Tuesday, April 19, 2005

'Kite Runner' catches the wind
By Craig Wilson, USA TODAY

GARFIELD, N.J — It's a long way from Kabul, Afghanistan, to The Venetian, one of those cavernous party houses with crystal chandeliers and sweeping staircases where brides and bar mitzvah boys make their grand entrances. But Khaled Hosseini made the journey last week, along with about 800 suburbanites who paid $55 to eat boneless breast of chicken and broiled salmon and listen to this most unlikely of literary stars.

Hosseini, an unassuming, gracious and boyish-looking doctor from California's Silicon Valley, is the author of The Kite Runner, the tale of an improbable friendship between two boys more than 30 years ago in Kabul.

Almost as improbable is the enduring popularity of his book.

After an initial printing of 50,000, The Kite Runner is now in its 17th printing with more than 1.4 million books shipped. It began hitting best-seller lists last September and has remained there ever since. It was No. 7 on the USA TODAY Best-Selling Books list last week.

Don't expect it to go away any time soon. A movie script is being worked on at DreamWorks. Stage adaptations are being planned at high schools from Los Angeles to Washington, D.C. And there are the book clubs.

"It's the darling of the book clubs," says Walter Boyer of Bookends, an independent bookstore in Ridgewood, N.J., who was selling Kite Runner here at the Friends of the Ridgewood Library's annual author luncheon. "We've sold as many already this year as we sold all last year."

He and his wife, Pat, also at the luncheon, say that of the 50 book clubs they supply in northern New Jersey, 40 have selected The Kite Runner.

And it all has happened almost entirely through word of mouth, according to Hosseini's publisher, Riverhead Books. A mother tells a daughter. A friend calls a friend. Another paperback is bought.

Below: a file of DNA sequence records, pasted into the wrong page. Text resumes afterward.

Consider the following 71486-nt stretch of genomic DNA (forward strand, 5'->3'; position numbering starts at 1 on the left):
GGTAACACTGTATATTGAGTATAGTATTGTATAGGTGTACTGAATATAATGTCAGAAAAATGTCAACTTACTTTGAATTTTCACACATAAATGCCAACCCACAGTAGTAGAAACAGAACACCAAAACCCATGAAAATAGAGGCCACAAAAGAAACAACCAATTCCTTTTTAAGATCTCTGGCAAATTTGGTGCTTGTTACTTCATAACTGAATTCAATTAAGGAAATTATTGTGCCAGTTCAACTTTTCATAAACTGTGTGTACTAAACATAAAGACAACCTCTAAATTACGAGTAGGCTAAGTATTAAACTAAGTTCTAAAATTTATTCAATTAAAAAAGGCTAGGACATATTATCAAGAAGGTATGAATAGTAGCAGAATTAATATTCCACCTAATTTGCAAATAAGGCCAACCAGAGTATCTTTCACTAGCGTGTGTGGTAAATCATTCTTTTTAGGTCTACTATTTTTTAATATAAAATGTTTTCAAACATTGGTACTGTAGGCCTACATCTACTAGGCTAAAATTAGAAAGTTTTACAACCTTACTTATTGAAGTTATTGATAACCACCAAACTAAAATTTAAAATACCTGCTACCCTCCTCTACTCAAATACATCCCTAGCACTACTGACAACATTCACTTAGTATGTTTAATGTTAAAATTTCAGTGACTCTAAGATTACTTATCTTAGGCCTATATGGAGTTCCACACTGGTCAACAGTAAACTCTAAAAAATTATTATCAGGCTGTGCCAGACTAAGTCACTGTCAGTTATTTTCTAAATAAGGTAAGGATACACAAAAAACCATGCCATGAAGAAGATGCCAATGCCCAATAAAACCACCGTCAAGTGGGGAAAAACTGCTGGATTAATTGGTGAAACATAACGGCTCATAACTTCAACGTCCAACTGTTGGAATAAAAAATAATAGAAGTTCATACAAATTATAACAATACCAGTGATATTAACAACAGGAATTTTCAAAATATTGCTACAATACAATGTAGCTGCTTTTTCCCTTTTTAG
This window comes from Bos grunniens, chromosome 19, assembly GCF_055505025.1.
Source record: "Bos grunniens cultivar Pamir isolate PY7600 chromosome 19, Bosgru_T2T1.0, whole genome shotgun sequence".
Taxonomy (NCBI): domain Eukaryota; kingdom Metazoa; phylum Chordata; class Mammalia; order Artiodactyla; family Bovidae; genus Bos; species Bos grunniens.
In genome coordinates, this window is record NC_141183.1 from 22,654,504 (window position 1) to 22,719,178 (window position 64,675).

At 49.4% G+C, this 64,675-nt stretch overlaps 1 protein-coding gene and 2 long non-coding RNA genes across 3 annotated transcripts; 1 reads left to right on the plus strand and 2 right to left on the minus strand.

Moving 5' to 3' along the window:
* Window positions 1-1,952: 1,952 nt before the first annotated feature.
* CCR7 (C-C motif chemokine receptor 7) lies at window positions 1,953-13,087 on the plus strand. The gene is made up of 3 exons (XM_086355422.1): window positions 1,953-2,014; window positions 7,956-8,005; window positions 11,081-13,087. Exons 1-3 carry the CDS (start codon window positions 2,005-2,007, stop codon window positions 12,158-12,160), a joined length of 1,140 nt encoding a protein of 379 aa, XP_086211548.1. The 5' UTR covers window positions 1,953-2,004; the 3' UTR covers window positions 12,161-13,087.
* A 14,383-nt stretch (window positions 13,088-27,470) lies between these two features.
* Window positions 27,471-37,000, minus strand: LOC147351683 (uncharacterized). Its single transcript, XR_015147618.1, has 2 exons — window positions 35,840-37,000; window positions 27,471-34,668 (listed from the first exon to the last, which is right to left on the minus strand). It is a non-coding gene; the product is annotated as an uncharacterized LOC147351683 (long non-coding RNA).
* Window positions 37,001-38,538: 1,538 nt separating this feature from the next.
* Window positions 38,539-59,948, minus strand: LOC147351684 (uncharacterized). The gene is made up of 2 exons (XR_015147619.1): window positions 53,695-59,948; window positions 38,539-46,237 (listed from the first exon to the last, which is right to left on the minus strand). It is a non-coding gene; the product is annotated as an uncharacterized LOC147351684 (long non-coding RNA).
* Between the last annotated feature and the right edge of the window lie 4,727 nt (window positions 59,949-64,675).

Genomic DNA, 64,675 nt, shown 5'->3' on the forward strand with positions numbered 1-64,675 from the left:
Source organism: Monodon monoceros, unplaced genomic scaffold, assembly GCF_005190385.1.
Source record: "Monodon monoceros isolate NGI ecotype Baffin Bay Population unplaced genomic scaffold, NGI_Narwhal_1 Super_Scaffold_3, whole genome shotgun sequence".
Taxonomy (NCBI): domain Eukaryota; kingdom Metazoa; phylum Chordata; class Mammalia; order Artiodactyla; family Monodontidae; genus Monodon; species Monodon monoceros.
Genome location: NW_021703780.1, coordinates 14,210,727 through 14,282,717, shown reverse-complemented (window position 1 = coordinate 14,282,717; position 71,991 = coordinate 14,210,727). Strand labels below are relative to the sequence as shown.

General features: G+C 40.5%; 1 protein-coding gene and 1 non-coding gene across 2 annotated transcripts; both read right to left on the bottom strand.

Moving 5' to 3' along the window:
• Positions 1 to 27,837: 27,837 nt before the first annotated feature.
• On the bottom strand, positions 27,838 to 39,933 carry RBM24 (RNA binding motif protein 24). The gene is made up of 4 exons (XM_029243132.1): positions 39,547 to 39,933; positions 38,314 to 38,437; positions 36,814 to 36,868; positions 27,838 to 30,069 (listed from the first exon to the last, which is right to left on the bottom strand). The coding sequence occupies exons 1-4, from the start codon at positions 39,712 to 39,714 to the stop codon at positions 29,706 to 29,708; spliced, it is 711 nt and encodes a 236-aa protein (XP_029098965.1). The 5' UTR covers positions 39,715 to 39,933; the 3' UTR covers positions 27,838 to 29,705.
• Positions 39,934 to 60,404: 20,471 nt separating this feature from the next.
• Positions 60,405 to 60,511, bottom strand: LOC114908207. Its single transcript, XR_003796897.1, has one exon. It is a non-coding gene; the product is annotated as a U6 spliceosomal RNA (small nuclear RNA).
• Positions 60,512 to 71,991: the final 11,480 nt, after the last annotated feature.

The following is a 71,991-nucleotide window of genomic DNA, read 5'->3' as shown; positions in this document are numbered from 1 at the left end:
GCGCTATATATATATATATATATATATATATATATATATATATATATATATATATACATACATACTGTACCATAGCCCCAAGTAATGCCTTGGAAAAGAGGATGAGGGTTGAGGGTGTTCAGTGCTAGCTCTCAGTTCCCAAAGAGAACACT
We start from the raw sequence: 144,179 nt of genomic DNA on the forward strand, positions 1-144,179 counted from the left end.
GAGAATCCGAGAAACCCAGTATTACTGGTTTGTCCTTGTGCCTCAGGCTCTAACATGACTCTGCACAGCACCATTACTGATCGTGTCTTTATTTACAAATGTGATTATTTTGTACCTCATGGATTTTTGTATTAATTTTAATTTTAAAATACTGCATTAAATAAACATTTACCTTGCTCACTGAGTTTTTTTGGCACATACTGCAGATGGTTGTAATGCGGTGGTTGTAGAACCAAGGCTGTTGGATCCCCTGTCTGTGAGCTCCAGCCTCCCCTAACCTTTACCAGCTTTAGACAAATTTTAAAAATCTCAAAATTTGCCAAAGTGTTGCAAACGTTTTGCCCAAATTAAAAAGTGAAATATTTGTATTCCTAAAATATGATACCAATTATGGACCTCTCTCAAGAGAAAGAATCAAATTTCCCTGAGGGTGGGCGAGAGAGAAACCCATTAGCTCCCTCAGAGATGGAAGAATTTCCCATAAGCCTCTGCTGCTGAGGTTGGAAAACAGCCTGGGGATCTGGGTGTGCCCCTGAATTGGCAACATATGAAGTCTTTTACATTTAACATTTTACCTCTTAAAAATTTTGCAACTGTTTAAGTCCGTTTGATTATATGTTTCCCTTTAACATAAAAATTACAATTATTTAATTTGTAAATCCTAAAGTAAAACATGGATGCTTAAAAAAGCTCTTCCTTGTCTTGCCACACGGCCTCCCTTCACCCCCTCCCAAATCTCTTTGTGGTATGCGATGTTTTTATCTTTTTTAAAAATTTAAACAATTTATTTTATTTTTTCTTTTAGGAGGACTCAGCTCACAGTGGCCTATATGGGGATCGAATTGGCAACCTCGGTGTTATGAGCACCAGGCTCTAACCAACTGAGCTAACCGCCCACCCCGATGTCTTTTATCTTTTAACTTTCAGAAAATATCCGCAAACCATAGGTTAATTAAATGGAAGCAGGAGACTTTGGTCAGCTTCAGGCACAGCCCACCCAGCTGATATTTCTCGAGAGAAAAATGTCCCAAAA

Hosseini, 40, has taken a year's sabbatical from his practice as an internist to continue promoting Kite Runner, his first novel, and finish his second. He's on the road most every week in addition to helping raise money for Afghan causes through various Kite Runner evenings.

Colleges, from Michigan State and Rutgers to Villanova and Duke, have put the book on the summer reading list for incoming freshmen.

Perfect timing

Hosseini, who concedes he has become something of a poster boy for his native land, says he's surprised by it all. "I thought it would find a niche with people who are interested in that part of the world. But it's not a niche anymore."

Indeed not.

"I read it, my mother-in-law read it, my husband read it and my niece read it, and we were all moved by it," says Barb Vedder, a Hosseini fan who attended the Ridgewood Library event.

The Rev. Ashley Harrington of Our Lady of Mount Carmel parish in Tenafly, N.J., joined parishioners, all Kite Runner fans. He likes that the book is about redemption, about making a wrong right. "You need someone to tell the truth, and that can happen in Tenafly, N.J., as well as in Kabul, Afghanistan."

Even the Afghan ambassador to the United States, Said Tayeb Jawad, jumped on board. "This book generates a tremendous amount of goodwill for Afghanistan," he said at a Kite Runner evening at the New York Ethical Society last week. "It's being channeled into knowledge of our country."